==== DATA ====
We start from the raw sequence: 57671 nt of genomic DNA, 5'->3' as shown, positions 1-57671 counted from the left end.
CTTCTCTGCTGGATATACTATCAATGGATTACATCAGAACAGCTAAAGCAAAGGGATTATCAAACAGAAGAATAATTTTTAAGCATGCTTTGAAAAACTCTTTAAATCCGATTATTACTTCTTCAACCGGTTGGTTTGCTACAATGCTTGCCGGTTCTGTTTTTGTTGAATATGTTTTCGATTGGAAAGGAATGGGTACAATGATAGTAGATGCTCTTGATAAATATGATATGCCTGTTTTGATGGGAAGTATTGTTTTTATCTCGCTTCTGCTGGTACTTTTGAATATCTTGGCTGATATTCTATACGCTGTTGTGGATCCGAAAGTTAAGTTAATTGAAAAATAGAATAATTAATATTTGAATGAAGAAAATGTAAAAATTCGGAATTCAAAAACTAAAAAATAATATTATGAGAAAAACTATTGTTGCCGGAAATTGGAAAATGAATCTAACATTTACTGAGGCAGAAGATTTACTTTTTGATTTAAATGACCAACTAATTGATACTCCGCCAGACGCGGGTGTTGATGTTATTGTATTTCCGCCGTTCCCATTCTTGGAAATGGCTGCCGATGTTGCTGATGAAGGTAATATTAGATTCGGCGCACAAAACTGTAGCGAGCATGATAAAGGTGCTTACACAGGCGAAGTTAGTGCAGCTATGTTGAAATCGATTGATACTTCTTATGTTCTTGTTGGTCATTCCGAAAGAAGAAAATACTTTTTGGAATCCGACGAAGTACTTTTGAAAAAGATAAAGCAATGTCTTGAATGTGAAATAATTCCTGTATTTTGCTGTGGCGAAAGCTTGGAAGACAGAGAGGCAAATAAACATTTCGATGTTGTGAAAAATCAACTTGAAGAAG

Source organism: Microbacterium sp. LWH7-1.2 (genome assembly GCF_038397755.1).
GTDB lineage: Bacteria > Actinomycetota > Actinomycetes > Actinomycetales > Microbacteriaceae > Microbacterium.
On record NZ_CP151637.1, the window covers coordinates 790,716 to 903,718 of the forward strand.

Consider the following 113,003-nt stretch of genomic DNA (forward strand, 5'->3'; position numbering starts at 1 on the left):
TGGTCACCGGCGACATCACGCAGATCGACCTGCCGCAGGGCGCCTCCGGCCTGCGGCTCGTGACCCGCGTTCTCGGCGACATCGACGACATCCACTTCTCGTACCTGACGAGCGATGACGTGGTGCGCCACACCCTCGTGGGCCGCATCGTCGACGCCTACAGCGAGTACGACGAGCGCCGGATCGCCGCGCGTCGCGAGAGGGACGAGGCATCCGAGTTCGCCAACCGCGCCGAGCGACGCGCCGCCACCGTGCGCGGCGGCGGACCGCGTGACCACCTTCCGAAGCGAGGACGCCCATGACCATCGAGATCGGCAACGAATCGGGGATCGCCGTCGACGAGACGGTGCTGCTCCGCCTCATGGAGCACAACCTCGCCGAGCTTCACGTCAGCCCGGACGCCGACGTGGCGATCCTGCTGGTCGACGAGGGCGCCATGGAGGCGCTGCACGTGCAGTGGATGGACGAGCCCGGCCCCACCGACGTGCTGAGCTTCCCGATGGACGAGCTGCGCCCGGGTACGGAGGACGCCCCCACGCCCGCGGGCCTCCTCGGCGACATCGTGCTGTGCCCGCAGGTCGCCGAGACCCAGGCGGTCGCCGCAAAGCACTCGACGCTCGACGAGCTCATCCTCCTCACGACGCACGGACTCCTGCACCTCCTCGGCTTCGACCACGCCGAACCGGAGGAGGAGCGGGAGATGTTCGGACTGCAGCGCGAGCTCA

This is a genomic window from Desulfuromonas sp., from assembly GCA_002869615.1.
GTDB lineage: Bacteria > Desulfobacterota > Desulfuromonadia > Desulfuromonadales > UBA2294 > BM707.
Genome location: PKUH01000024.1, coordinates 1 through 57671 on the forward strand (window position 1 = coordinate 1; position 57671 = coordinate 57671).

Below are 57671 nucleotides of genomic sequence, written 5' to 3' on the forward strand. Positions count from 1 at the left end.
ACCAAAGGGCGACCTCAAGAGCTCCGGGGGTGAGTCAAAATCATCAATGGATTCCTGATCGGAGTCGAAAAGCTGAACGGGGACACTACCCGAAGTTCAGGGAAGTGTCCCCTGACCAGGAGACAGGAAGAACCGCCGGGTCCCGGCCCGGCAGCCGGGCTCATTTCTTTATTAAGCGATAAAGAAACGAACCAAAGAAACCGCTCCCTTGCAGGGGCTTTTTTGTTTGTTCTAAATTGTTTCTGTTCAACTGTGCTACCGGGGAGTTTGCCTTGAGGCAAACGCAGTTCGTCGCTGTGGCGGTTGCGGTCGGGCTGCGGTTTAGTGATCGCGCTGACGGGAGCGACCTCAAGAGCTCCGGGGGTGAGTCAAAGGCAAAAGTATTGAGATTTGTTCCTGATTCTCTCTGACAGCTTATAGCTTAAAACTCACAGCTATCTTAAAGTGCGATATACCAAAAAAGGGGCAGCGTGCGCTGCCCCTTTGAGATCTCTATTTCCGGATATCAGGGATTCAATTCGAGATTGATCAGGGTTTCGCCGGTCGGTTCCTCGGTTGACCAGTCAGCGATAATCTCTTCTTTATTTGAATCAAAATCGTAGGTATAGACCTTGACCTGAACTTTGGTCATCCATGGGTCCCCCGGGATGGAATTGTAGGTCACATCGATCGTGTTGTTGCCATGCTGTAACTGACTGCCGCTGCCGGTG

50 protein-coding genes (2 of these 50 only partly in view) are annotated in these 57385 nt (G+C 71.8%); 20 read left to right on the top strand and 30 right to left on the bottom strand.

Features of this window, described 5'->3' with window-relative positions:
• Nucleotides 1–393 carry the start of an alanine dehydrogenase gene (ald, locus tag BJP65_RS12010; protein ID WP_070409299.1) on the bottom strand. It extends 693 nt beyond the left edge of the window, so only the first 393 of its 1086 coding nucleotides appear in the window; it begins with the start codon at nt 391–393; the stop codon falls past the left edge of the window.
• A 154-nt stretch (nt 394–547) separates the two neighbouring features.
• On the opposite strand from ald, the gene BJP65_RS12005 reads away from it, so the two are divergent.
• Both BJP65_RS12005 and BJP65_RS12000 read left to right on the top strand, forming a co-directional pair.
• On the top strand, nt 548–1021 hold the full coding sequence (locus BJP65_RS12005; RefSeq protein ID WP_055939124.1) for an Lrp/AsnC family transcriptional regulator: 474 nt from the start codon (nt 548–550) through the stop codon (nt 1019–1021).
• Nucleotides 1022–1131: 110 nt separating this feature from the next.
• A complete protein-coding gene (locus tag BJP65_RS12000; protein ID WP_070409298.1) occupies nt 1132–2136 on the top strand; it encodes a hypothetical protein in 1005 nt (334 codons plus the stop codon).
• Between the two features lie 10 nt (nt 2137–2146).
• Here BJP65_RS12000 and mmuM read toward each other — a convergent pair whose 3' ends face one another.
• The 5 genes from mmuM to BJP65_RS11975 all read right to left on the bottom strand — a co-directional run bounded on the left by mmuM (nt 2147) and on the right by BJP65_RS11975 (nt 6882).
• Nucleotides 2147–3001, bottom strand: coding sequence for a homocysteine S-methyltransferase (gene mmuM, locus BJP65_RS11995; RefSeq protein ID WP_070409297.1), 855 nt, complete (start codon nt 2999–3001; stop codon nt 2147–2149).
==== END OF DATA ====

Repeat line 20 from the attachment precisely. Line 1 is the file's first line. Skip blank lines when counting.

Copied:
• Nucleotides 1022–1131: 110 nt separating this feature from the next.